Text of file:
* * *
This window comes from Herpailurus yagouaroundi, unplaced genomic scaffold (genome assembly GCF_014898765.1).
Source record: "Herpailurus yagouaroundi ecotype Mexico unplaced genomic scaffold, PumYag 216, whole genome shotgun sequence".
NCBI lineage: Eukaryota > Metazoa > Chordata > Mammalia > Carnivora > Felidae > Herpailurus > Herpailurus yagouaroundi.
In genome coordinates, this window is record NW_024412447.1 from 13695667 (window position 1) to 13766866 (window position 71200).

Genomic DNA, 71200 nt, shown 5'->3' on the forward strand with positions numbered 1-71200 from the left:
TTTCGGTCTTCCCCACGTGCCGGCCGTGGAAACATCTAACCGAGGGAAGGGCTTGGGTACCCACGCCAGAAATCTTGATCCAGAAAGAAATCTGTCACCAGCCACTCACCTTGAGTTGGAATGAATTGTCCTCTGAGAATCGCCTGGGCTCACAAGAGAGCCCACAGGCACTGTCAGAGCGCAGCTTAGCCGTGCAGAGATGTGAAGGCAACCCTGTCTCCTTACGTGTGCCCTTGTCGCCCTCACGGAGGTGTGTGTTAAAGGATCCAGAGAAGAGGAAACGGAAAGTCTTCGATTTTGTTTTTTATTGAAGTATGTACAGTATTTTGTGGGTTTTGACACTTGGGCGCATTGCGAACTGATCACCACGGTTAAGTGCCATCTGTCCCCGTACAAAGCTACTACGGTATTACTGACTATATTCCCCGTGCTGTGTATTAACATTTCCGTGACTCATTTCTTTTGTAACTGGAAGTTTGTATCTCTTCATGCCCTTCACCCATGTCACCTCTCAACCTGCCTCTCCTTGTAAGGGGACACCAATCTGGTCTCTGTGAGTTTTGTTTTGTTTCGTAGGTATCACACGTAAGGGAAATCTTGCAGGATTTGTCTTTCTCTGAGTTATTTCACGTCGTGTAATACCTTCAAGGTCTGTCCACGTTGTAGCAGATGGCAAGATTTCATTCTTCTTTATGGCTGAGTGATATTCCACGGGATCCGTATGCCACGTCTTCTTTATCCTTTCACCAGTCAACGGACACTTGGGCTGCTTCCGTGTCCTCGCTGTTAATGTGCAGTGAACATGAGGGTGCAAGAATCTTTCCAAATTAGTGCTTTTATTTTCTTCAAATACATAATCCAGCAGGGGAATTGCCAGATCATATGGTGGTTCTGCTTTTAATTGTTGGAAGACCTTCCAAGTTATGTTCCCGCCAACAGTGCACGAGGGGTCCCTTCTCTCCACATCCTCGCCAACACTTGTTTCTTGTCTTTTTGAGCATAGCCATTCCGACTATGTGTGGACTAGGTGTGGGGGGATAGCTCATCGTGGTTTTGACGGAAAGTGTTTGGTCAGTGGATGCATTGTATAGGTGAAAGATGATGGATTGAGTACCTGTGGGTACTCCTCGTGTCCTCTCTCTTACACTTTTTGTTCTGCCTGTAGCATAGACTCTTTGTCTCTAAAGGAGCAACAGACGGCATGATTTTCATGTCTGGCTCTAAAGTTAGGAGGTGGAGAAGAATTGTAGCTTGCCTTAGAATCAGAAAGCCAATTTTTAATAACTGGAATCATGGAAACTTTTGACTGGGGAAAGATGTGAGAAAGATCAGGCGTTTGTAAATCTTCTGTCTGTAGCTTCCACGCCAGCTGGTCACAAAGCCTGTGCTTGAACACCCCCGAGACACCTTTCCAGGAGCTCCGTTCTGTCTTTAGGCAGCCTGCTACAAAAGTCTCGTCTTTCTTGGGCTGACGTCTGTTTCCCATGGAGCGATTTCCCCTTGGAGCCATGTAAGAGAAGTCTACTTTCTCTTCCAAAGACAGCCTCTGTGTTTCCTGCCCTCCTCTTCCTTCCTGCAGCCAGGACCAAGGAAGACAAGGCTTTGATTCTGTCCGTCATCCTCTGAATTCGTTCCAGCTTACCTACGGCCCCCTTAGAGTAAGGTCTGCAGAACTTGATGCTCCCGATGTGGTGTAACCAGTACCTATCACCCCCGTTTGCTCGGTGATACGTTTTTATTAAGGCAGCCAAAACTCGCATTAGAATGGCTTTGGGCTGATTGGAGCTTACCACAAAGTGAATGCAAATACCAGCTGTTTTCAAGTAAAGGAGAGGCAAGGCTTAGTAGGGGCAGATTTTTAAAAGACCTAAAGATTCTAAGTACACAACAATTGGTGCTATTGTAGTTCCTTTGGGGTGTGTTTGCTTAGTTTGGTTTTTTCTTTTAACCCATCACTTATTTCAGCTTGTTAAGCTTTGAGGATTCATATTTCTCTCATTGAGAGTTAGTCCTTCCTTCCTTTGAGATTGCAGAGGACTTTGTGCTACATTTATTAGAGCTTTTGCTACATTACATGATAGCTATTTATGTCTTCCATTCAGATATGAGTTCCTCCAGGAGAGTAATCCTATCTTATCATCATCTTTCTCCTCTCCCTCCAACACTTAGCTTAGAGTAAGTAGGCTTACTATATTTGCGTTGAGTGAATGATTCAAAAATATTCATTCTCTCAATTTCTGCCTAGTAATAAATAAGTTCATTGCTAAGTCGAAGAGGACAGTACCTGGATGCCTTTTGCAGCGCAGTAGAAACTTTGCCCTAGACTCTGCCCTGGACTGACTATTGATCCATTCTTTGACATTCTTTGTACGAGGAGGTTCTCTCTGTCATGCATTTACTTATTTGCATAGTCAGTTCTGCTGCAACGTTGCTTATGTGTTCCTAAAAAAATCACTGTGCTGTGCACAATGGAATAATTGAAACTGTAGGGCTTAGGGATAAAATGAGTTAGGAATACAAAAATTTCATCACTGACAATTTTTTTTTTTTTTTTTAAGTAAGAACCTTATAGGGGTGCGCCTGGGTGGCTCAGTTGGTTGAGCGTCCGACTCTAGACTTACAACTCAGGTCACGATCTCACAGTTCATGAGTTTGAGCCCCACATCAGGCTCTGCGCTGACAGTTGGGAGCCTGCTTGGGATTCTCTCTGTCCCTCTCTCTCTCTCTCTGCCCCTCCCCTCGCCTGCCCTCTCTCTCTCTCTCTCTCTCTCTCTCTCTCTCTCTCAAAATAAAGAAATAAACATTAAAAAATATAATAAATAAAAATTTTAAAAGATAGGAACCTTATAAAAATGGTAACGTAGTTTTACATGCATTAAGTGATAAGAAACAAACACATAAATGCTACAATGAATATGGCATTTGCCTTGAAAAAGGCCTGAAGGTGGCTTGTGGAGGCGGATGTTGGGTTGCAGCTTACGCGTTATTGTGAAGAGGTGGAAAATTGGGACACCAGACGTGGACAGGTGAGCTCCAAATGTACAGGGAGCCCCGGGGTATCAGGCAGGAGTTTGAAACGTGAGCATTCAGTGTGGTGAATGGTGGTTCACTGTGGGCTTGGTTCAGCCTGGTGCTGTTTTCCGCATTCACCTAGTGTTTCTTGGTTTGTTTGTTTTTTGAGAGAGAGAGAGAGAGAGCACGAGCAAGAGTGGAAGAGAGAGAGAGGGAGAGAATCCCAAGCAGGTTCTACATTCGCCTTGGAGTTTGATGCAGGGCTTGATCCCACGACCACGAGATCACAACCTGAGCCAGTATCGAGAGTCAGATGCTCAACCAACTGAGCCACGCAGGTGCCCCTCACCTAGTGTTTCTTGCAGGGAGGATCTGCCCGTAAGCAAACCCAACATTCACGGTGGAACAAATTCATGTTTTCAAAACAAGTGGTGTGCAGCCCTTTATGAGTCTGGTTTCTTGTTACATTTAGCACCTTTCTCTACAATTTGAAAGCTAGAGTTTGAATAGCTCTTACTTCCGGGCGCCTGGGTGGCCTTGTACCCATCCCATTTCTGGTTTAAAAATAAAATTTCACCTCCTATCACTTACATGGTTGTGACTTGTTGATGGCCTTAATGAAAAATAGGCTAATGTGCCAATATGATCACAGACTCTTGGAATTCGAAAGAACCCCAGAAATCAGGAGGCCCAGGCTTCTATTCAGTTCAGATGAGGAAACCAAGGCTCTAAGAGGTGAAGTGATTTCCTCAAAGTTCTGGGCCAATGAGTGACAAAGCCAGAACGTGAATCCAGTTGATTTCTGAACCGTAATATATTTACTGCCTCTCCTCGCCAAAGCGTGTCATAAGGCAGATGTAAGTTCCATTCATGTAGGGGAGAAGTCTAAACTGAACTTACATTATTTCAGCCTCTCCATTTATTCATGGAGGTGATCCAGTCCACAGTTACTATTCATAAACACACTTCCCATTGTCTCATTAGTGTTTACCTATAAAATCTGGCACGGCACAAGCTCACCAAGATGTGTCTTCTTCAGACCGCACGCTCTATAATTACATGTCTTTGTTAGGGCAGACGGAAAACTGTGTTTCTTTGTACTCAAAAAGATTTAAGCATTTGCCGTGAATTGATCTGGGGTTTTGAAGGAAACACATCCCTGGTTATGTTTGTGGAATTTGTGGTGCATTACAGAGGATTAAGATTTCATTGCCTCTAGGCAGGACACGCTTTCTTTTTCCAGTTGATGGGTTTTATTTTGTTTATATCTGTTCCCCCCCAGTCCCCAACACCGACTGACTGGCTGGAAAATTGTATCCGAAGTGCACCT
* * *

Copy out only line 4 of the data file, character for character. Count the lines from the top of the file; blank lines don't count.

In genome coordinates, this window is record NW_024412447.1 from 13695667 (window position 1) to 13766866 (window position 71200).